Charitable Giving? Consider a Donor Advised Fund

Donor advised funds: Tax Benefit, Growth, and Control

Donor advised funds have been around for decades, but they’ve only become wildly popular vehicles for charitable giving over the last several years. They offer immediate tax benefits as the assets or funds in the donor advised fund convey a tax deduction in the year in which they are gifted. Inside the fund, the assets can grow tax-free and do not have to be distributed immediately to a charity.

How popular are they? Total assets in donor-advised funds have more than quadrupled over the past decade, to more than $140 billion. Roughly $1 of every $8 given to charity in America now goes to a donor-advised fund. (1)

The funds offer an extremely flexible way to craft a gifting strategy that can allow for the gift to be invested and managed, to potentially grow over time, and for the gifter to maintain control over the assets.

understanding donor advised funds

A donor advised fund (DAF) is a savings vehicle that allows for charitable donations and tax benefits, all while the donor still has control over where the assets are to be donated. Donor advised funds are irrevocable, meaning that you can’t withdraw funds after donating. Still, you can specify how the donation is to be invested and to which charity you’d like to donate.

Given their versatility and flexibility, DAFs have become a popular choice for those with a charitable heart. According to research from the National Philanthropic Trust, contributions to DAFs in 2019 totaled almost $39 billion, an 80% increase since 2015. (2)

With donor advised funds, you aren’t limited to donating just cash. Acceptable donations range from stocks and bonds to bitcoin and private company stock. Donors can deduct up to 60% of adjusted gross income if donating cash and up to 30% of adjusted gross income if donating appreciated assets.

To make sure a donation qualifies for the full benefits, the fund administrator must be a public charity that falls under the qualifications of a 501(c)(3) organization.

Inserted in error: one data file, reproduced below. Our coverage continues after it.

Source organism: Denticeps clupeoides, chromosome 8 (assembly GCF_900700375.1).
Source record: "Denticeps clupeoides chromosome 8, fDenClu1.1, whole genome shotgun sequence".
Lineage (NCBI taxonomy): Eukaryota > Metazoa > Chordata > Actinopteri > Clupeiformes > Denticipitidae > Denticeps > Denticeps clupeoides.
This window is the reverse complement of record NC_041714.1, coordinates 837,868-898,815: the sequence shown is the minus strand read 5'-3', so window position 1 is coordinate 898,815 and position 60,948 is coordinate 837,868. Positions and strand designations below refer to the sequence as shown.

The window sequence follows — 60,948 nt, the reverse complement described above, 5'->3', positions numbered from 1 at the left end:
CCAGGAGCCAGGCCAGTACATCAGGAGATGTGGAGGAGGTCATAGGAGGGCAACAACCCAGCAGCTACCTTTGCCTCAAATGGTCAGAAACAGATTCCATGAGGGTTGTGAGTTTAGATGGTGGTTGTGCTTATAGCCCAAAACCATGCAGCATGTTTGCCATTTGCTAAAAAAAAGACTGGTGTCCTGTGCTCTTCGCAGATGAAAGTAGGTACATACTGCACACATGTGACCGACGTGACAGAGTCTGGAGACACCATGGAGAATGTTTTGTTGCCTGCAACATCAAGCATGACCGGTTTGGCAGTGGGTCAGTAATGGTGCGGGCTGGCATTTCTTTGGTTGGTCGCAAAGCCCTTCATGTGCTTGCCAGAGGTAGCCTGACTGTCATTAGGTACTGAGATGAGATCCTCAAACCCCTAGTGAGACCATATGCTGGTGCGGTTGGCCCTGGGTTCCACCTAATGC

How They’re Managed and How to Contribute to One

First, it must be opened at a qualifying sponsor. Some of the more popular national sponsor’s are located at Fidelity, Charles Schwab, and Vanguard. After selecting a sponsor, donors must make an irrevocable contribution to the fund. At that time, they can take the immediate tax deduction and begin naming beneficiaries and successors for the account.

After making a contribution, the sponsor firm then has legal control over the funds. Sponsor firms usually give you a lineup of investment options to invest the proceeds before they’re donated to your specified charity. Since the fund manages the money and handles the administrative tasks that come with donating to charities, administrative fees need to be considered when deciding on which sponsor to use, as those fees are deducted from the donor’s contributions.

contribution details and limitations

There are several rules you need to be aware of before making a charitable contribution. First, there is a limit to the amount you are able to deduct depending on the asset you donate and when you make the donation. See the chart below:

You are allowed to carry forward for 5 years any excess contribution that exceeds the limits in the above table.

For example, John has AGI of $150,000 in 2021. He donates $50,000 of Apple stock in 2021 to a donor advised fund. He is allowed to deduct 30% of his AGI which comes out to $45,000 for long term capital gain property such as publicly traded securities. He will carry forward $5,000 ($50,000 FMV – $45,000 allowable limit) for the next 5 years until the amount is exhausted.